Cuando en Roma, a Film Review

At its very core, Roma is a simple film. The film follows the life of a house worker named Cleo, played by Yalitza Aparicio, who is employed by a middle class family living in the suburb of Roma in Mexico City. Set in the early seventies, the narrative portrays an honest depiction of the life of a woman working a domestic job that is commonly frowned upon during a politically challenging time in Mexican history.

Yet, as a “servant,” Cleo experiences the realities of life just as vividly as those she works for. Through the trials of her experiences, audiences are granted a distinct view of Mexico and the culture that it cultivates within its borders. Influenced by director Alfonso Cuaron’s childhood, Roma is a biographical ode to the distinct love felt both for and in Mexico.

Compared to the very tense nature of Cuaron’s directorial past, Roma unfolds with ease. The film has received criticism for being weak in narrative and “slow.” One can understand why some critics are disappointed in Roma. If this film were to be measured up to Gravity (2013), Cuaron’s jab at sci-fi suspense, or Children of Men (2006), his dystopian thriller hit, ideally Roma would fall short in thrills and action.

In a sense, by choosing to unveil the narrative at a dull pace, Cuaron took the opportunity to see if audiences would pay attention to what he has to say without having to keep them entertained with bombs, blood, expensive animation, and color.

The most notable aspect of this film is that it is in black and white. When faced to decide how he was going to shoot the film, Cuaron decided that he wanted to recreate a grain-less and sharp image of his childhood memories. The combination of modern definitive quality provided by a digital medium (filmed with the Alexa 65) along with the nostalgic mood that the monochromatic filter generates, allowed a picture that provoked the eyes to wander around all four corners of the screen.

Mexico is known for being colorful, yet without color, the beauty of this country still prevails on film. Also, the monochromatic look of the film imitates how humans perceive memory. When we remember our past, we remember what was and what wasn’t without great attention to details, including the color of things. Cuaron wanted the film to focus more on the emotion of his memories and the love he has for his childhood nanny, his family, and his country, rather than impress everyone with colorful aesthetics.

The attention of this film relies solely on the narrative, and that is where we find the details of Cuaron’s craft. There is much use of symbolism and foreshadowing. At the beginning of the film, Cleo learns that she is pregnant. When she tells her boyfriend, he abandons her in the movie theatre. As she sits outside of the theater expecting his return, a sales man is selling the infamous dead dancing man (a famous small wooden doll sold throughout Mexico, which one can make dance and die at will).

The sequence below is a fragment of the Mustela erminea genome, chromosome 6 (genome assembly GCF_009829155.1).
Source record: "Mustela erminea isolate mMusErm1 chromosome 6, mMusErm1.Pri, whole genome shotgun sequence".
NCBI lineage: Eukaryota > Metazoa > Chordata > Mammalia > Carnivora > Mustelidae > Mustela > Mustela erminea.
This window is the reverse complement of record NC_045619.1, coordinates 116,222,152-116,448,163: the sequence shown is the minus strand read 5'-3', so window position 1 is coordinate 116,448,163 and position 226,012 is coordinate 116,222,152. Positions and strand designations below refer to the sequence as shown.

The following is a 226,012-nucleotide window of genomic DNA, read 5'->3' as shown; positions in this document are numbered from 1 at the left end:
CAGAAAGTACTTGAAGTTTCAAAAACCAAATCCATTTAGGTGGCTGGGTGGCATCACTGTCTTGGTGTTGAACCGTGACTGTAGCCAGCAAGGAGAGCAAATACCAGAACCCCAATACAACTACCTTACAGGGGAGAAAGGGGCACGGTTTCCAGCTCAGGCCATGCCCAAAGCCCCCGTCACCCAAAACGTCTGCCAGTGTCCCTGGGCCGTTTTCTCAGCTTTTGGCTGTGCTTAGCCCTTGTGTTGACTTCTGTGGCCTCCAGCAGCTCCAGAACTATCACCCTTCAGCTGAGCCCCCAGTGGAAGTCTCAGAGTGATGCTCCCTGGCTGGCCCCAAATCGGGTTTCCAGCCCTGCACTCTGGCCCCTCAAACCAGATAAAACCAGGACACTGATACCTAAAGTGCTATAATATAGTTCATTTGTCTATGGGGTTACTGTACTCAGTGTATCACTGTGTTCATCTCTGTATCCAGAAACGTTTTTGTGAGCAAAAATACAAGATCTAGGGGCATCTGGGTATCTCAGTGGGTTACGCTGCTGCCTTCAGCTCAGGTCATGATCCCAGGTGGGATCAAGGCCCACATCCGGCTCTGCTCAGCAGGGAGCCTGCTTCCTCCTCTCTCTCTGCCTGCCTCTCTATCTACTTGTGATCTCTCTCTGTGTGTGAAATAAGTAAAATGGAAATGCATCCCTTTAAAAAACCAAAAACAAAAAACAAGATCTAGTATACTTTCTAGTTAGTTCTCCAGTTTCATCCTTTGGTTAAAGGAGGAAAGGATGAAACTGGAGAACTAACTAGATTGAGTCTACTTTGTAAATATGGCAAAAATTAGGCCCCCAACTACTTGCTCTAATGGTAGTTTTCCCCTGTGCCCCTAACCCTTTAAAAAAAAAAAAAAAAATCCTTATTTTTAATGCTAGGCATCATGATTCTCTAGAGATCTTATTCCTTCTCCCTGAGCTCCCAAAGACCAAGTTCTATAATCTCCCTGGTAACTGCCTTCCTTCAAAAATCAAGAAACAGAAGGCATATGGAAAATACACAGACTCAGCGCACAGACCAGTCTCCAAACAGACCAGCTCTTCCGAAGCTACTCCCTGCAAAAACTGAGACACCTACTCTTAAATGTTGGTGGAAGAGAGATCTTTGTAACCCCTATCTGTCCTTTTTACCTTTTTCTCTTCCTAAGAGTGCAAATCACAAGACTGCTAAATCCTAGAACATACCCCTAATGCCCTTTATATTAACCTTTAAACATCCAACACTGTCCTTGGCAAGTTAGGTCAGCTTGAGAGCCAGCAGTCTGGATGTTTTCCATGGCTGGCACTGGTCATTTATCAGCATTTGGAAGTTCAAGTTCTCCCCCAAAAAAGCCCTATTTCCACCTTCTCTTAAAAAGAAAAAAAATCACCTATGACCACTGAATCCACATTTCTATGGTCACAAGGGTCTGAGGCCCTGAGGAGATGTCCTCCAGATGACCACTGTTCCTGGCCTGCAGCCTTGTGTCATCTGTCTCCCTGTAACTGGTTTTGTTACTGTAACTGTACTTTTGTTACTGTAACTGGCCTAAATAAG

After a consultation confirming her pregnancy, Cleo experiences an earthquake while she is looking at the newborn babies in the hospital, a piece of debris falls on an incubator that kills the newborn inside. At a New Year’s Eve party, a fellow worker toasts health to Cleo’s baby, then as Cleo is about to drink, she gets pushed and her drink shatters on the floor. As the film progresses, small incidents foreshadow the fate of Cleo’s baby, who is stillborn.

Everything Cleo experiences, she experiences while working and living with a middle class family. Along with her troubles, she also witnesses the separation of the parents and how the mother, Sofia (Marina de Tavira), handles being left with the children and the home. We see how integrated and essential Cleo is to the family. Cleo confides in Sofia that she is pregnant, while she fears that Sofia will fire her. Instead Sofia takes her to get checked just to make sure the baby is okay.

Cleo has an incredibly loving relationship with each child, and they never disrespect her or disregard her. When Cleo suffers her miscarriage, Sofia decides to take the children to the beach and brings Cleo along because she is part of the family. During the trip Sofia unveils to the children that their father left them, but that she will care for them and that they are all going to be okay.

“We are alone, no matter what they tell you, we women are always alone,” Sofia drunkenly tells pregnant Cleo halfway through the film. That quote is the prevailing theme of this entire work of art. I’m not sure if it was Cuaron’s intention to make a film that truly captures the strong nature of Mexican women, but that’s what he did.

Men abandoned both of the women, and both found the strength to carry on. Following the tragedy of Cleo’s baby, the film ends on an optimistic note, because no matter what happens to us girls, nosotras chingonas, we find it in us to carry on and welcome the wonders of life. Cuaron also reiterates the foundation of Mexican love, which is the value and importance of family. Coming from a Mexican family, and listening to friends that are like me, and who some also had nannies, there is nothing more solid to us than family, and that is the heart of Mexico and Roma.

There are so many other aspects of this film that contributes to its excellence. I personally am a very big fan of the camera movements, and there are many scenes that left me in awe. This film is important for so many reasons that would take me a whole other essay to elaborate on. The star of the movie is a Mextec indigenous woman, who is pioneering an incredible representation of the diverse nature of Mexican women in cinema. The director is Mexican born, which, being Mexican myself, is incredibly exciting to see. Audiences around the world are being exposed to a natural depiction of Mexico and the values we hold dear. Roma deserves all the praise it is receiving.

By Stephanie Hinojosa

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